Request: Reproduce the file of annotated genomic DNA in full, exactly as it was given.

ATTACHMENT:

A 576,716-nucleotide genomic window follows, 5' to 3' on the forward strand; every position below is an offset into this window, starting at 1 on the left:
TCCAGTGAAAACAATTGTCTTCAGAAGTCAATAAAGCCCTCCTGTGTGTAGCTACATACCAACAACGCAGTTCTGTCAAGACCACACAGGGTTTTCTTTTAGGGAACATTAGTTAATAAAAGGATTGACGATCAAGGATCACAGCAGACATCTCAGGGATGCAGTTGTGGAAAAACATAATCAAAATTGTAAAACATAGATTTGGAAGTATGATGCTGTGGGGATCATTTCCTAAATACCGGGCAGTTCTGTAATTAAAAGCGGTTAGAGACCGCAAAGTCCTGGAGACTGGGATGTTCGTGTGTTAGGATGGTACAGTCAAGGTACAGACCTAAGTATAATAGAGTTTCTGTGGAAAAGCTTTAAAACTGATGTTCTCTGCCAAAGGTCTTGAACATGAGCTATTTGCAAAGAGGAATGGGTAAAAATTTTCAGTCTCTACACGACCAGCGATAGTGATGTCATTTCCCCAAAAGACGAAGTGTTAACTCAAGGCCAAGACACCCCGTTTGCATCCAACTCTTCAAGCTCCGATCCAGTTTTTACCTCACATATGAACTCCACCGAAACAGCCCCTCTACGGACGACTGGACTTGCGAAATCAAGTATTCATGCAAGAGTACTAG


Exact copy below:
A 576,716-nucleotide genomic window follows, 5' to 3' on the forward strand; every position below is an offset into this window, starting at 1 on the left:
TCCAGTGAAAACAATTGTCTTCAGAAGTCAATAAAGCCCTCCTGTGTGTAGCTACATACCAACAACGCAGTTCTGTCAAGACCACACAGGGTTTTCTTTTAGGGAACATTAGTTAATAAAAGGATTGACGATCAAGGATCACAGCAGACATCTCAGGGATGCAGTTGTGGAAAAACATAATCAAAATTGTAAAACATAGATTTGGAAGTATGATGCTGTGGGGATCATTTCCTAAATACCGGGCAGTTCTGTAATTAAAAGCGGTTAGAGACCGCAAAGTCCTGGAGACTGGGATGTTCGTGTGTTAGGATGGTACAGTCAAGGTACAGACCTAAGTATAATAGAGTTTCTGTGGAAAAGCTTTAAAACTGATGTTCTCTGCCAAAGGTCTTGAACATGAGCTATTTGCAAAGAGGAATGGGTAAAAATTTTCAGTCTCTACACGACCAGCGATAGTGATGTCATTTCCCCAAAAGACGAAGTGTTAACTCAAGGCCAAGACACCCCGTTTGCATCCAACTCTTCAAGCTCCGATCCAGTTTTTACCTCACATATGAACTCCACCGAAACAGCCCCTCTACGGACGACTGGACTTGCGAAATCAAGTATTCATGCAAGAGTACTAG